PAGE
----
Interviews: While it may be difficult for some to keep calm about interviews, just remember that your interviewer is trying to help you. Don't overthink the questions asked, and answer genuinely. Focus on telling interviewers why and how you will be a good addition to the school, and why you want to go to the school in the first place. If that reason is simply "I want to go to an Ivy," or "I want to board," or something along those lines, I'm afraid you may be in the wrong place. Tell your interviewer about what sets the school apart from others for you.

    ECs: Make sure your ECs give AO's an insight into your values and aspirations, but don't participate for the sake of looking well-rounded. Two friends of mine (one applying to A, another applying to E) started attending student council meetings one month before submitting their applications. Now, I've been in school student councils for a good six or seven years, and I've never seen either one of them at a single meeting. Neither of them showed much interest during the single meeting they attended that month, either. I'll take a wild guess and suggest that AO's will be able to tell if you've joined an EC only to look like a more qualified applicant. Instead, pour your heart and dedication into the ECs you already participate in to show your passions.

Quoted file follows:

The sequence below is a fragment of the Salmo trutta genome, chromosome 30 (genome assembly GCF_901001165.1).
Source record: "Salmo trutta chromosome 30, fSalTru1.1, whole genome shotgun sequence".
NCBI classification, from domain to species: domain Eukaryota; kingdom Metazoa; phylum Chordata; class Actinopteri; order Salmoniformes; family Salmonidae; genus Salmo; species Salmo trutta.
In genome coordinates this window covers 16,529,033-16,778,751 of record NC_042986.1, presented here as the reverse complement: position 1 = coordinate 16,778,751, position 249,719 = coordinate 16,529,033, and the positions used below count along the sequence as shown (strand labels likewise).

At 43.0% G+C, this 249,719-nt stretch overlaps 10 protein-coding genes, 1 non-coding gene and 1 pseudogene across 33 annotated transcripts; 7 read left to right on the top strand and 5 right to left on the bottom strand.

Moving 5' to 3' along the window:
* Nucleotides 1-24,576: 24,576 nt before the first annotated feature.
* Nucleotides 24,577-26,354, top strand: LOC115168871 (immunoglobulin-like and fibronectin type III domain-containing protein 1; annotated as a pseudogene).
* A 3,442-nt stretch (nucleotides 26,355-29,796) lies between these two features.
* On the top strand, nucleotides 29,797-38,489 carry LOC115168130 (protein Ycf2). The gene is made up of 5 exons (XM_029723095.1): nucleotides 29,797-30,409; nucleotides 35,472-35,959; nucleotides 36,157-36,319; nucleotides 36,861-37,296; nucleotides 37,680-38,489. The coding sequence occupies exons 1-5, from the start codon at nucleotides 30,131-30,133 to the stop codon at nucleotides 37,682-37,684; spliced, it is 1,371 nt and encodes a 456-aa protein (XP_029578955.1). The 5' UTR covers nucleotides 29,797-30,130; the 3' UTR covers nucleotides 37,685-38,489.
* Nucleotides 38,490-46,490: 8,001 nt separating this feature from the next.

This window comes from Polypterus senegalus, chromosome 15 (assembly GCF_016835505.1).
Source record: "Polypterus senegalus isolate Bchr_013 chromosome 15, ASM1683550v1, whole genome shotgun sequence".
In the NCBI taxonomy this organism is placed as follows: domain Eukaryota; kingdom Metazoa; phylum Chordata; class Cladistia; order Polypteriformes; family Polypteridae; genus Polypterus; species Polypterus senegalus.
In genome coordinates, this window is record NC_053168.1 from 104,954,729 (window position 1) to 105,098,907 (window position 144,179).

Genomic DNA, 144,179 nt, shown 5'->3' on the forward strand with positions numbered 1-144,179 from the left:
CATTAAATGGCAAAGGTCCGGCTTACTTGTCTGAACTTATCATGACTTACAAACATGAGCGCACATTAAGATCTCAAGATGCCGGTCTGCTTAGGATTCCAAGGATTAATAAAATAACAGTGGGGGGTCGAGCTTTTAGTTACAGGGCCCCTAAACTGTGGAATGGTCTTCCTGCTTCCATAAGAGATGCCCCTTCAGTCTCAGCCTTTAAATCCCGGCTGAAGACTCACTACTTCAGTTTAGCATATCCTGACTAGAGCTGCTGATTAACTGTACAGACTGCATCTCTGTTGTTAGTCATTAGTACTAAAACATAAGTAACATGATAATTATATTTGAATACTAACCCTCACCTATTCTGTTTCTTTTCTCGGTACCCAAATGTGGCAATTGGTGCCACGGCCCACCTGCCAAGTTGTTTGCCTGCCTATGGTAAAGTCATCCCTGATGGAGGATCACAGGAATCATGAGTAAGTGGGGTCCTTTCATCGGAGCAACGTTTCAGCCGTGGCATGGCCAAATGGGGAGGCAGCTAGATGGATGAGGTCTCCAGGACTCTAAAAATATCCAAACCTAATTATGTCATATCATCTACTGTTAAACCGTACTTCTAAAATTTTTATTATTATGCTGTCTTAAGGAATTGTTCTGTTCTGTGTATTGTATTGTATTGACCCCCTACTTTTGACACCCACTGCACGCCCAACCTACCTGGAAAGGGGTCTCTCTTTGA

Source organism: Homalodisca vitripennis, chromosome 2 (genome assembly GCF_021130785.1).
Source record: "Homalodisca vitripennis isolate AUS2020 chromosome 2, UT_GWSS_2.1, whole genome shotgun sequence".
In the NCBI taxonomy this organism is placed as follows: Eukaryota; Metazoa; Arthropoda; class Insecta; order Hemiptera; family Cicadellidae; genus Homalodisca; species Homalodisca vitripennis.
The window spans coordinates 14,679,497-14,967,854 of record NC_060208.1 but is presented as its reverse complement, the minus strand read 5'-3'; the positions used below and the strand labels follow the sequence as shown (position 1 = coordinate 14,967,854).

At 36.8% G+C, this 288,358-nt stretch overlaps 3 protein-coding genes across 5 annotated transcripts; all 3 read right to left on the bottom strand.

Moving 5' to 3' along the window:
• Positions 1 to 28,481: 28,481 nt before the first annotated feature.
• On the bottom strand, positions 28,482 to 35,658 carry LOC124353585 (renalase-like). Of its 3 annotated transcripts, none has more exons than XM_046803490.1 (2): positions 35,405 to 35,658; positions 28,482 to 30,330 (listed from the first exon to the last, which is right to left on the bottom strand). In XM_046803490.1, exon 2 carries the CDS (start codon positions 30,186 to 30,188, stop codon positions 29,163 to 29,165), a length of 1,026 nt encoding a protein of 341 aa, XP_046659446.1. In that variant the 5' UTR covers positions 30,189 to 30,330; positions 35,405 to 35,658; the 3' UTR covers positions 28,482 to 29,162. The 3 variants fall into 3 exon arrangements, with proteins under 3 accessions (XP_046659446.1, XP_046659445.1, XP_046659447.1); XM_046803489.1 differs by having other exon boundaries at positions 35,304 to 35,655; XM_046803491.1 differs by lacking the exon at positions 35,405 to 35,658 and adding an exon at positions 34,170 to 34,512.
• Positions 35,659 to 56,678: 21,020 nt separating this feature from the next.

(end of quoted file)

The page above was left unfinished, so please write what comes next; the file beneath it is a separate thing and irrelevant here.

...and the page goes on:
'Hooks': I'll take a swing and tell you that while being a recruited athlete or being a legacy will get you some attention, the merits of an application will be the reason an AO will give someone the green light. So, if you don't have what most CC'ers would consider a 'hook,' don't stress. I know many students at prep schools like Exeter, Andover, Choate, and Cate, and many of them don't have a hook.